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Attorney Disbarred Due to “Inexplicable Incompetence”
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Summary: A Kansas attorney was disbarred when he essentially sabotaged his client’s capital murder trial.

Everyone enjoys a “crazy lawyer” story, right? Well, Dennis Hawver has really taken the cake with his rather interesting conduct during a trial and subsequent disciplinary hearing.


According to the ABA Journal, Hawver decided to tell jurors that his client, who was on trial for capital murder, was a “professional drug dealer,” as well as a “shooter of people.”  He then added that the killer should be executed. In his defense, Hawver stated, “I had a single mitigator to offer the jury in sentencing, and that was my argument that my client was innocent.” You can see Hawver’s arguments about his conduct beginning at 22:38 in the video…and just wait until you see what he decided to wear.

In preparation for the trial, Hawver failed to investigate alibi witnesses, and also did not track his client’s cell phone to determine where he was at the time of the murders. He said, “I had no idea that cellphones had GPS capabilities at that time. Did you? I didn’t. If I had known it, I’d have been on it like a dog on a bone.” Hawver’s argument was that his client would have ensured all witnesses were dead if he had indeed killed the two female victims.

Check out this article with a video of an attorney losing it during a deposition.

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The trial was Hawver’s first capital murder case, and he had not conducted a murder trial in more than two decades. Hawver was also inexperienced with ABA guidelines for trying capital murder cases.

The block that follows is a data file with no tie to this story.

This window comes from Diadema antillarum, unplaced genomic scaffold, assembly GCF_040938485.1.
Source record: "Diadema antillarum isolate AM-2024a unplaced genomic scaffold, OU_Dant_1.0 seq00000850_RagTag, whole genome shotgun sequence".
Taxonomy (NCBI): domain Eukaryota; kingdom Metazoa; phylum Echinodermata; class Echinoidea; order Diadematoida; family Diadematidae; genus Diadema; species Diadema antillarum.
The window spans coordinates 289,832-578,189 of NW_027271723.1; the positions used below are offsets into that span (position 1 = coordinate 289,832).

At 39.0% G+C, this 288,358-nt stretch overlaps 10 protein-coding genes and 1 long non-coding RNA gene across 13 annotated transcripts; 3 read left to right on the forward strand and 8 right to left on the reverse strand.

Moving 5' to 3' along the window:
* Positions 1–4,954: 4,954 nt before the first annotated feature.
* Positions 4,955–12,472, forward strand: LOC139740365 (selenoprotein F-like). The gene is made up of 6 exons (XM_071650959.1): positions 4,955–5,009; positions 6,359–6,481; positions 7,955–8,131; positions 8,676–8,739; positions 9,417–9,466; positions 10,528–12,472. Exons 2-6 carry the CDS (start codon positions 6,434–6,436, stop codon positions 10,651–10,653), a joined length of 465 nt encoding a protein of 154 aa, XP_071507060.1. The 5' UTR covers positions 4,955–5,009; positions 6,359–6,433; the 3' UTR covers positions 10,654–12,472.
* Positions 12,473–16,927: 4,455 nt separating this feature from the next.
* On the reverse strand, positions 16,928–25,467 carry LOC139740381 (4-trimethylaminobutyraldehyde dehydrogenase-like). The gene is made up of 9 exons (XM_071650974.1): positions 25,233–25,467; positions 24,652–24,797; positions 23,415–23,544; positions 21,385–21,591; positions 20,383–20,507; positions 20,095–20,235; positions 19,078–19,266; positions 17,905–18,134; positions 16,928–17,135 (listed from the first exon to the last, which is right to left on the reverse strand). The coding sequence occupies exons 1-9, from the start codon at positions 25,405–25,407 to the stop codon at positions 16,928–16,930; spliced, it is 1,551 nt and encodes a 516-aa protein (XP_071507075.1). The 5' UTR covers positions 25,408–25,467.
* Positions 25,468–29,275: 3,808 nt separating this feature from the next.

During the trial, Hawver decided to tell the jury that his client was previously convicted of voluntary manslaughter, despite the fact that prosecutors stipulated that the defendant had a prior felony without offering additional detail on the charges.

Hawver testified that his client agreed to pay him a $50,000 fee only if the jury found him not guilty. Hawver admitted he failed to seek dismissal of the capital charges, even though the Kansas Supreme Court struck down its death penalty laws.

Here’s an article from last year about an attorney who was disbarred after being busted for insider trading. 

Hawver explained that he did not have enough money to conduct a pretrial investigation, and that he failed to contact the indigent defense board to see if funding was available for the case. He could not recall whether a board representative contacted him with an offer to send an attorney to serve as co-counsel on the case, as well as investigators, consultants, and expert witnesses. Hawver did not deny that an offer of funding was presented.

As if all of the above is not unusual enough, Hawver dressed up like Thomas Jefferson while defending himself at the Kansas Supreme Court. He stated that Jefferson was his hero, and that he had a constitutional right to defend his client “as directed, instructed, and agreed” by his client, “no matter what the ABA guidelines have to say.” (You can see Hawver dressed up in the video at 5:17).

Did the attorney deserve to be disbarred?

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The Kansas Supreme Court rejected Hawver’s argument that the First Amendment protected his representation of the defendant, and that the Sixth Amendment protected the defendant’s choice to select Hawver as his attorney. The court said, “In this court’s view the essentially uncontroverted findings and conclusions regarding Hawver’s previous disciplinary history, his refusal to accept publicly financed resources to aid in his client’s defense, and his inexplicable incompetence in handing Cheatham’s case in the guilt and penalty phases of trial are more than sufficient to require disbarment.”

Here is a previous article about an attorney who was disbarred for money laundering and securities fraud.

The previous discipline included Hawver’s partaking in an attorney diversion program for violations of the ethics rules governing competence.


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